Rating agencies may downgrade banks that clear bitcoin futures if these financial products continue to see increasing volumes over the coming months.
Financial publication Risk.net reports that each of the three large rating agencies — Standard and Poor’s, Moody’s, and Fitch — have expressed concern over increasing volume in bitcoin futures markets, which are currently available on regulated US exchanges CME and CBOE.
As CCN reported, volume in these markets has grown steadily since their December launch, and combined bitcoin futures trading volume has exceeded $670 million during a single trading session. This increasing volume has helped lend legitimacy to this nascent asset class, but it has rating agencies worried that banks are taking on unnecessary credit risk.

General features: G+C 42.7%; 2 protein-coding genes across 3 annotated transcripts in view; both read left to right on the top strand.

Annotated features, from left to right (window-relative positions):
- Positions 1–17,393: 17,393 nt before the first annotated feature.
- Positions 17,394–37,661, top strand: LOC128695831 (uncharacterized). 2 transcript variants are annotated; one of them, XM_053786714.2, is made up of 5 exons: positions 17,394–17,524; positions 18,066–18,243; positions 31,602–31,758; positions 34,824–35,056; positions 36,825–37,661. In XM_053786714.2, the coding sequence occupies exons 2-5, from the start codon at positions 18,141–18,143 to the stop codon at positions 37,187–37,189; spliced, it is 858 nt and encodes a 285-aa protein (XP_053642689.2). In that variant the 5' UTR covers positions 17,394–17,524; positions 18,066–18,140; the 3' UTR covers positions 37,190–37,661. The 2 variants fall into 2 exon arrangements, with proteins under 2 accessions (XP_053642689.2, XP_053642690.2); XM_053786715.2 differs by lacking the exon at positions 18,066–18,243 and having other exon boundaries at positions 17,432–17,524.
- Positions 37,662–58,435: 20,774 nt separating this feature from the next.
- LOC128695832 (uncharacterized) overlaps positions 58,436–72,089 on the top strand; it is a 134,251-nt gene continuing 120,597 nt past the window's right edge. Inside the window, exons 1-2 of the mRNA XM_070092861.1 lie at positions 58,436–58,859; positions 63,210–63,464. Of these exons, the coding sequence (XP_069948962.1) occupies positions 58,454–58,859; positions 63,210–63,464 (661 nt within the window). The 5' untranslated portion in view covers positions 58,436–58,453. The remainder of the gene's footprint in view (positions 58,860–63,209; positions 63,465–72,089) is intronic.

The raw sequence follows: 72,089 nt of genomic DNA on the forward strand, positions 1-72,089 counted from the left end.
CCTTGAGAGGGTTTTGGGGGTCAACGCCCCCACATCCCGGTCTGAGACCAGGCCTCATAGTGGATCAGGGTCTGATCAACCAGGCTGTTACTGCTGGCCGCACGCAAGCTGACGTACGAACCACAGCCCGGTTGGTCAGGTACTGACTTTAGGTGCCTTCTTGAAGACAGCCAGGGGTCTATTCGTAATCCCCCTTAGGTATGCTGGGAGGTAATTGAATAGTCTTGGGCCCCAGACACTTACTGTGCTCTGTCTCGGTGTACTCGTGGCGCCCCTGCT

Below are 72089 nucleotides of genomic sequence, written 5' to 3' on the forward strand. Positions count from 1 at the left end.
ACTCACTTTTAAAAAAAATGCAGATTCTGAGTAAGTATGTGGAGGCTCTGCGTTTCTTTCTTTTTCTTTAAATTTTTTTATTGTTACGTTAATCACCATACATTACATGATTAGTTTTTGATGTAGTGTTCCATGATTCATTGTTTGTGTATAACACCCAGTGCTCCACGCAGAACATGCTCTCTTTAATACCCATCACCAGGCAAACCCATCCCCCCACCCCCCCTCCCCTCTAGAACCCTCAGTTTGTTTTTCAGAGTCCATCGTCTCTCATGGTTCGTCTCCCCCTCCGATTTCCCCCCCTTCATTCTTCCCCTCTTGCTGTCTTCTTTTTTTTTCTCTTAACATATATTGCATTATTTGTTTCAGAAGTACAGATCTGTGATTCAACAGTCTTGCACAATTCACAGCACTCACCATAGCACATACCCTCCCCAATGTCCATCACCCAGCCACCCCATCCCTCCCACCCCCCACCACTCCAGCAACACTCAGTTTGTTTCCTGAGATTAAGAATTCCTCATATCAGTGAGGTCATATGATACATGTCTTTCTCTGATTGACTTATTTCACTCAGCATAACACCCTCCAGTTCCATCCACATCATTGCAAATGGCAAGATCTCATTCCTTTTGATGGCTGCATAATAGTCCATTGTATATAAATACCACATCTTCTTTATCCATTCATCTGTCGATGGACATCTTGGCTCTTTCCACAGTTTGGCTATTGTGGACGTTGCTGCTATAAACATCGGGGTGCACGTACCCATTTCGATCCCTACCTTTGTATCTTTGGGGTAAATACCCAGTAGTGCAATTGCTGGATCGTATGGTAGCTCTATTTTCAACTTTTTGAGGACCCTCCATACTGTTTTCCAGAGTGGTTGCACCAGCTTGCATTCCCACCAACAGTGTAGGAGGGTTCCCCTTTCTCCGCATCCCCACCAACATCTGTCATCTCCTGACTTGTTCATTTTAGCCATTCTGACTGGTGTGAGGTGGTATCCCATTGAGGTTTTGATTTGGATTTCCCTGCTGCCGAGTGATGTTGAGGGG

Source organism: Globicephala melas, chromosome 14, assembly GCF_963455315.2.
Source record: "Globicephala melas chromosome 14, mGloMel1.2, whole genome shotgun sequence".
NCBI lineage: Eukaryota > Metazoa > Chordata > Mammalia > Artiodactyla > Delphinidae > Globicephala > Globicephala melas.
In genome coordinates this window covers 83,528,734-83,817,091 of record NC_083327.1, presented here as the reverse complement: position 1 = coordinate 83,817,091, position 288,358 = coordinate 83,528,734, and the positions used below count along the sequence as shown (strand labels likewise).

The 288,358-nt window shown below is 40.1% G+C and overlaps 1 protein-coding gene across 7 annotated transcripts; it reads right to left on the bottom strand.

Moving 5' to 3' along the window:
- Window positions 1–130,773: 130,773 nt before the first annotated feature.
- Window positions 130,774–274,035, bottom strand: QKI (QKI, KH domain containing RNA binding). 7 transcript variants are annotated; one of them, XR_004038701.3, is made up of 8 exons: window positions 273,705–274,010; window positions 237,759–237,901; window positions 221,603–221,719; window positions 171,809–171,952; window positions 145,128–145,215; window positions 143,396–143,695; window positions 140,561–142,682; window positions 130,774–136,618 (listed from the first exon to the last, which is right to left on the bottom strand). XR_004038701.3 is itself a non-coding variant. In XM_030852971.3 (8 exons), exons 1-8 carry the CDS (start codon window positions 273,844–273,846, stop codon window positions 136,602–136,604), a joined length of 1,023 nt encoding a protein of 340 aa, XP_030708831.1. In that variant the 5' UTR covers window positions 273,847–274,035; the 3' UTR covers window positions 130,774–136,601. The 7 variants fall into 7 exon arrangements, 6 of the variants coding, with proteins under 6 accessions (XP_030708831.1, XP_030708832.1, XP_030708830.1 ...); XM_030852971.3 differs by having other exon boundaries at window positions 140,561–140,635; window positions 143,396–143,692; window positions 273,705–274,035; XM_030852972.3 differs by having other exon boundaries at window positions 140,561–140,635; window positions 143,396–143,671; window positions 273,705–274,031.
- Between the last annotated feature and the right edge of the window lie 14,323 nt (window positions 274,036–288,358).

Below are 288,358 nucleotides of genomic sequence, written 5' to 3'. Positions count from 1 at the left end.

While still too low to be a major concern, rating agencies said that, due to the volatility of the bitcoin price, they may downgrade the creditworthiness of banks who clear bitcoin futures for their clients.
“The impact on ratings is something that we think is perhaps not fully appreciated by the market and something that warrants monitoring going forward,” said. Nathan Flanders, global head of non-bank financial institutions at Fitch Ratings. “If the notional materiality increases, that is going to increase our dialogue with the banks.”
He added: “For banks, even though they are saying they are not directly engaging in the trading of cryptocurrencies as clearing members, they have some indirect exposure to it, whether they like it or not.”
Rating agencies assign credit ratings — often letter grades — to banks to gauge the risk that they will default on their debts. Banks whose ratings are downgraded may have a more difficult time obtaining access to funding and may also face higher collateral requirements, limiting the amount of credit they can extend to their clients.